While these businesses are implementing meditation as a form of stress relief at work, they are mostly huge corporations that have the resources to spare on things like in-office spiritual guides and relaxation rooms. Ideally, these practices would be utilized by businesses big and small because stress isn’t reserved for employees at Fortune 500 companies.

Fortunately for the anxiety-ridden among us, taking a little time to practice mindfulness is rather easy and costs nothing. Writing for the Harvard Business Review, Monique Velacour detailed a work-related meditation that is meant to develop your “relational agility,” or how you handle people at work who stress you out. When negative feelings about a particular coworker arise, Velacour encouraged the reader to take 10 minutes to perform a “loving-kindness” meditation. During this time, the practitioner must at first focus on breathing, then transition into self-reflection; they must show compassion to themselves, giving well wishes, as love for oneself is crucial to being able to love others.

The next step is to focus on a loved one, wishing the same health and happiness on them, which should be easy enough. The tough part comes when it’s time to wish those same things on someone for which the participant has negative feelings. Velacour encourages the reader to remind themselves that this other person has hopes, fears, and issues just like themselves. The goal of the exercise is to end the session having good will towards those who may be bothersome at times, to essentially let empathy for them dissuade the meditator from lashing out. This practice has the potential to create life-altering effects for whoever partakes in it, and the best part about it is that all it requires is a quiet space and 10 minutes.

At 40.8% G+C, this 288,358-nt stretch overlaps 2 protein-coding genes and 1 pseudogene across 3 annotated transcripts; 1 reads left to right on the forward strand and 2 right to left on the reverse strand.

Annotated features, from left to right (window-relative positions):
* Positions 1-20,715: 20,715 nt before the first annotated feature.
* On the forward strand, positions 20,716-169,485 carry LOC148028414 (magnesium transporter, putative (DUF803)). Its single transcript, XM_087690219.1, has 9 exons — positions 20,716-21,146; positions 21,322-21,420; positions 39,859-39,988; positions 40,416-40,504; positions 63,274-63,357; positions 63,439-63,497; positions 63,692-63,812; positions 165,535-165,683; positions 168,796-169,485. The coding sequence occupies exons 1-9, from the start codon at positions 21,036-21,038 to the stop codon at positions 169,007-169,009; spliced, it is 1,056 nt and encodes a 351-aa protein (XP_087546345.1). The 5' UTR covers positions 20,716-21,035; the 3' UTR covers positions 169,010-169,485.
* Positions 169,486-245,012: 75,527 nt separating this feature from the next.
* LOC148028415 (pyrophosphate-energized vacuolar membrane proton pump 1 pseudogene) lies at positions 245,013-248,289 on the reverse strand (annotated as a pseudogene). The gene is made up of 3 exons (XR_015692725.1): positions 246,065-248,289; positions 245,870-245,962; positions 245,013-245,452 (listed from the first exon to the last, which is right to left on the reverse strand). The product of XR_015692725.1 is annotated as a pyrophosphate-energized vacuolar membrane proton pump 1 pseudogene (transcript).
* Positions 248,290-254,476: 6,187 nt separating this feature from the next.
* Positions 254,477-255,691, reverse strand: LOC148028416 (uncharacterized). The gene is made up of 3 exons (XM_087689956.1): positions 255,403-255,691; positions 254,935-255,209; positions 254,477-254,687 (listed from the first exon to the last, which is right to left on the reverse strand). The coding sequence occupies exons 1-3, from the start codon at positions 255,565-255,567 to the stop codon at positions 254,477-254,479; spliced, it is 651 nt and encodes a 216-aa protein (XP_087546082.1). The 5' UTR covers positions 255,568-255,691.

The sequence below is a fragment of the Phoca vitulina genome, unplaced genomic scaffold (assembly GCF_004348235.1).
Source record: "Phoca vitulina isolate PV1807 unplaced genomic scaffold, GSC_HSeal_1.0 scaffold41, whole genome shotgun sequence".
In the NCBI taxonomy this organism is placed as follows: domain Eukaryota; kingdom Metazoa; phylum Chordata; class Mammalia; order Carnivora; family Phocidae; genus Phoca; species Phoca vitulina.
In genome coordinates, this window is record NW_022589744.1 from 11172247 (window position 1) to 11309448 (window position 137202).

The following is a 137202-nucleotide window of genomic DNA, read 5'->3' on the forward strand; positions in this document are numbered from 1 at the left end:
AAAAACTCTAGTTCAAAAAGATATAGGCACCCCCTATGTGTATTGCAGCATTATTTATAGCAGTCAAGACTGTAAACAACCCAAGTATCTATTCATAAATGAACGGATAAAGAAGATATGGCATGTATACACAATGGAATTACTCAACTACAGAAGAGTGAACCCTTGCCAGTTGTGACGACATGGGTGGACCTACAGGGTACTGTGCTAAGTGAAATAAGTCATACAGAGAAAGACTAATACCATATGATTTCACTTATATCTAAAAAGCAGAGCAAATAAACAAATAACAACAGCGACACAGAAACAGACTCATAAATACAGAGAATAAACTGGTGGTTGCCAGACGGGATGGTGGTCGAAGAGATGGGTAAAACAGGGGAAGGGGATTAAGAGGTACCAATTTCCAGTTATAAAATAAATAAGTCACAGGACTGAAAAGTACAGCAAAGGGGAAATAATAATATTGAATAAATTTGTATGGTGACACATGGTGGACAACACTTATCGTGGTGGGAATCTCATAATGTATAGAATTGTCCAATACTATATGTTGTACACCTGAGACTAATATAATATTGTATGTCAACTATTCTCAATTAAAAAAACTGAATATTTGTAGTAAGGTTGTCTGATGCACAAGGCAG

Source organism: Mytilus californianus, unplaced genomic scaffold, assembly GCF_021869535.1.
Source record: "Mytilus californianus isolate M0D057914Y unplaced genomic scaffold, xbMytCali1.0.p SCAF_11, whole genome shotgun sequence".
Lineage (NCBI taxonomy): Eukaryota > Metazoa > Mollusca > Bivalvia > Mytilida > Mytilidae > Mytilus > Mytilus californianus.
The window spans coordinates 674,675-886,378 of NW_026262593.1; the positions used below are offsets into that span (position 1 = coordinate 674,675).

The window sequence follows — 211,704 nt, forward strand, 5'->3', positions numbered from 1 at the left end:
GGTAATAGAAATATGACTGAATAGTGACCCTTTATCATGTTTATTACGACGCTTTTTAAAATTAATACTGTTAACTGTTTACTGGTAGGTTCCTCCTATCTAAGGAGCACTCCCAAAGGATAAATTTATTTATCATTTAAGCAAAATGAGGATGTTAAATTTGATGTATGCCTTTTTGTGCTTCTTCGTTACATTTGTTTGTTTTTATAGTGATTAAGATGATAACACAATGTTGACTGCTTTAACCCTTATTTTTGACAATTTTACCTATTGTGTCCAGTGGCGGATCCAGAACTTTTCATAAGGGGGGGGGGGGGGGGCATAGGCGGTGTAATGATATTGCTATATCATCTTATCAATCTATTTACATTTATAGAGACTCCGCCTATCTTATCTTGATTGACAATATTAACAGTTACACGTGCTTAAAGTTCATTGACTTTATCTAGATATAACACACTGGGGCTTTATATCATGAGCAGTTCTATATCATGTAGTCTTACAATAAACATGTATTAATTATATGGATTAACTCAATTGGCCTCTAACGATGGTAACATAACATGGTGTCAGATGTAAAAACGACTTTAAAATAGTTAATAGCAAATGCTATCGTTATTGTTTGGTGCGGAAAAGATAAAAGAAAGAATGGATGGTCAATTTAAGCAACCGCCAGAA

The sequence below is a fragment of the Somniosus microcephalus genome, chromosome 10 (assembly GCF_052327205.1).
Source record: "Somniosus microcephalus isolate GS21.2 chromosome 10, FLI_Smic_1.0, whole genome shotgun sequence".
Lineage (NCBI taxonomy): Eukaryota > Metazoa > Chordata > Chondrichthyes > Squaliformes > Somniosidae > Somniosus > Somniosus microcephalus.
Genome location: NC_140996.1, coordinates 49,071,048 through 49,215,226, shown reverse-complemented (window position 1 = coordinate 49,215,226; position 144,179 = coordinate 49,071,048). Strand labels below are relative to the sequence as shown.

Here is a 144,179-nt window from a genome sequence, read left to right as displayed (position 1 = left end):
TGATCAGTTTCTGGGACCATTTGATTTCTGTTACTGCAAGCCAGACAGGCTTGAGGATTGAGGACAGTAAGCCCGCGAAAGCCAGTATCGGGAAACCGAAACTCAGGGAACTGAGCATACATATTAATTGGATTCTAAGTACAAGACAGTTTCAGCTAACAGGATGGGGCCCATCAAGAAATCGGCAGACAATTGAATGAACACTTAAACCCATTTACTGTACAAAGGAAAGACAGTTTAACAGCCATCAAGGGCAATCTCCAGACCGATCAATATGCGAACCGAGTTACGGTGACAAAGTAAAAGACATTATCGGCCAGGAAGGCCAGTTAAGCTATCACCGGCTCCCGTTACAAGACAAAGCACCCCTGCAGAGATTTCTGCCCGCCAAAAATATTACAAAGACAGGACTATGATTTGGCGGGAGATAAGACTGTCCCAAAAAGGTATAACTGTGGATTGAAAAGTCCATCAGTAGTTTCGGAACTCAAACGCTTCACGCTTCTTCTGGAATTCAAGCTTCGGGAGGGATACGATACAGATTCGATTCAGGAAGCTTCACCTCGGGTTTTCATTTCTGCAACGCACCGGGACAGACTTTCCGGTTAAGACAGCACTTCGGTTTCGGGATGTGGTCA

Velacour’s suggestion is just one of many different meditations, each with a different goal regarding its effect on the practitioner. While they may sound silly to the skeptics out there, they are notably effective. These meditations are indicative of the power of the human mind to stop and reflect on itself, and in some cases, will itself to change an innate behavior. Achieving the final results of meditation takes intense concentration and discipline, but they are attainable to anyone who is willing to dedicate the time and energy to bettering themselves and, in turn, the people around them.

So, the next time you’re at work and confronted with a teetering mountain of paperwork or a sneering coworker, take some time for yourself. Find a quiet place and a pillow, sit down, and focus on your breathing. Don’t fight your thoughts, but rather, acknowledge them and then put them to the side. Repeat a mantra to help you empathize with your rude coworker, or find peace within yourself to get through that paperwork. With a little effort, you just may find yourself to be the happiest and most enlightened person in your office.

Feature photo courtesy of Wikimedia Commons.